full cup, thirsty spirit – a book about self care

it is important that we bow down to the breadth of our human experiences and to the larger mysteries that surround us. seeing beauty in the swirls of life’s busyness, making the most of what life brings our way, offering kindness to those around us, and being able to laugh from time to time. these gestures may be as grand as anything we can offer in our human life.

these are the parting words of karen horneffer-ginter in her book full cup, thirsty spirit – nourishing the soul when life’s just too much .full cup, thirsty spirit

like many of us, i have become weary of self help and motivational books – will this be another author telling me what to do, heaping platitudes on me, haranguing me to make endless lists, boring me with (most likely invented) stories about tracy the stockbroker and bruce the bank executive? you know what i’m talking about, right?

what a lovely surprise full cup, thirsty spirit was! it started with my eyes – i like a pleasing cover. the warm yellow and brown colours of a tea cup and pastel-yellow blossoms promised me rejuvenation and calm. if you’re still a “real book” reader like i – this is a book you want to have around, it feels good.

oh, and the words! they are all as lovingly written as the quote above. karen horneffer-ginter comes across as a gentle friend, someone on whose sofa you want to curl up, someone whose quiet wisdom will enrich your life.

this book is about self care, a topic about which i know quite a bit about, and something about which i preach to anyone who will listen. it takes quite a bit, then, for me to find new and interesting approaches. this book delivered just that.

i like the metaphors. she talks about thirst, one of our most essential drives, second only to the need to breathe. it expresses how much our spirit needs watering. how preposterous that we so often neglect such an essential call! the first chapter uses the metaphor of rhythm. she asks a lot of questions, such as

are there places where you get stuck in the movement between engaging in the world and turning within?

do i ever! i think there is a little part of me that rebels every time, that feels yanked back and forth: “8 hours for work! 3 hours for family! 1 hour for relaxation!” what if i want to work for 10 hours and then just … well, maybe swim around in my life, without being plonked into the next activity?

in turning within, she touches on how our use of language can thwart us.

if we had a socially acceptable language for naming “i’m unplugging today,” “i’m on sabbatical today,” “i’m going inward today,” this would be helpful. often when people say, “i’m taking time for myself” or “i’m taking personal leave today” the questions that follow suggest that we should be inserting some alternative activity into the day in order to justify our time off: “do you have a doctor’s appointment?” “are you getting caught up with some errands or yard work?”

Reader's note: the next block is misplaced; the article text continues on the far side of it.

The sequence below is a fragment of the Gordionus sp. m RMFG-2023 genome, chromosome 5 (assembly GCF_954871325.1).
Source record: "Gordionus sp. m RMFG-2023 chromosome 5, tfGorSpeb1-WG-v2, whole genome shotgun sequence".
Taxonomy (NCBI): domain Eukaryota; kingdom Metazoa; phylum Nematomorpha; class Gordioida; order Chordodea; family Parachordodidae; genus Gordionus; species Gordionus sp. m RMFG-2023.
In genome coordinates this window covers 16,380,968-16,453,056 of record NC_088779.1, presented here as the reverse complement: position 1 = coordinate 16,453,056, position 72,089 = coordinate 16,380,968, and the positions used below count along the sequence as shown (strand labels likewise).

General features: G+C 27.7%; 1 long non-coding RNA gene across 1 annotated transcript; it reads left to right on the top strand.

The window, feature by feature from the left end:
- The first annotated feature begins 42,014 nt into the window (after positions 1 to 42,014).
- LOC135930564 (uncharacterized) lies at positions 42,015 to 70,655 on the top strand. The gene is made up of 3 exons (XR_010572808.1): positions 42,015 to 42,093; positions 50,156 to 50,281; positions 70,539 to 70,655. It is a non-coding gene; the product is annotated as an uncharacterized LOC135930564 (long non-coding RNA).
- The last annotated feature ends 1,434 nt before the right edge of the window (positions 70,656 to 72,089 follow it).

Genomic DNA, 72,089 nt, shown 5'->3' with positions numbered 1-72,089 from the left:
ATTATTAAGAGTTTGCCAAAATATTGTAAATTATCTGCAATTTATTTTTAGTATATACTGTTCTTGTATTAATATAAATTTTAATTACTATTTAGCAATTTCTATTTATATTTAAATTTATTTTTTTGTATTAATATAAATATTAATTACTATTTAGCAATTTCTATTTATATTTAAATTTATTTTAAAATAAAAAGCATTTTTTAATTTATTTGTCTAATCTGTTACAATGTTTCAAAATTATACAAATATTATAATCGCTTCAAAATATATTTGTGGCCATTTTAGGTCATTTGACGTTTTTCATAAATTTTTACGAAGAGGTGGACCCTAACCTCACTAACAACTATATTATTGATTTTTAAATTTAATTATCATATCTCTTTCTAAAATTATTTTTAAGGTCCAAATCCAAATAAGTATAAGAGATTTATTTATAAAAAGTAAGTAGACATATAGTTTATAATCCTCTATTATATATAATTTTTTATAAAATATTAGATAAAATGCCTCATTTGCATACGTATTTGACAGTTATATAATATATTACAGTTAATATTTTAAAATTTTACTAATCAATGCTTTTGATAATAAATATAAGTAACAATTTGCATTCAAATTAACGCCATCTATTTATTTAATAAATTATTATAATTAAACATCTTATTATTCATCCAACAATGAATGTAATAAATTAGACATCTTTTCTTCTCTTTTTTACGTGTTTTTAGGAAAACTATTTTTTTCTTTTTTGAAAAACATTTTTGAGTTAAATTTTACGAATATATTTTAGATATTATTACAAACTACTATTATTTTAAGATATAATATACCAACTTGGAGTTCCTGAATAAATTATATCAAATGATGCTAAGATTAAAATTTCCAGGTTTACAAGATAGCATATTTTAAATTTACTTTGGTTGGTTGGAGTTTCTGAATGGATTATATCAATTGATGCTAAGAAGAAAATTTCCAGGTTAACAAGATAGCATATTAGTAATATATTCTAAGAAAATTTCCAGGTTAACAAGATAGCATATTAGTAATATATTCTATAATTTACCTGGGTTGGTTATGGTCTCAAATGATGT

that makes me think that “socially” acceptable can mean all sorts of things. we can wait till the cows come home until this sort of thing is acceptable in western society as a whole. but really, i don’t live in society-as-a-whole. i live in smallish societal circles, some of them overlapping, and why not experiment here and there what is acceptable, or even what i can make acceptable, simply by being the one who starts a particular use of language?

some years ago, when i was running a small but very vibrant and busy social service agency, i decided to emulate gandhi once in a while and have a day of silence in the midst of my busy work place. it didn’t mean that i wouldn’t work – i just didn’t talk. and you know what – it went well, and had a positive influence on everyone. that would be an example of experimenting with the notion of “acceptable”.

there are many, many gems in this book, and i honestly urge you to read it. i’ve been given a number of books to review here on this blog over the years – i think i’d put this in the top 5.

let me end with a quote from a poem by oriah mountain dreamer, which the author mentions in the chapter on embracing difficulty:

i want to know if you can see beauty, even when it is not pretty every day, and if you can source your own life from its presence

i want to know if you can live with failure, yours and mine, and still stand at the edge of the lake and shout to the silver of the full moon, “YES!”

5 thoughts on “full cup, thirsty spirit – a book about self care

  1. Karen Horneffer-Ginter

    Hi Isabella, I just wanted to thank you for taking the time to read my book and for offering such a kind and thoughtful review! I really appreciate it. You have so many good resources for people here on your site!

    With gratitude! Karen Horneffer-Ginter

  2. Helen

    Thanks, this looks interesting, I just finished reading ‘The Examined Life- How we lose and find ourselves by Stephen Grosz’ so this is next on my list
    Helen

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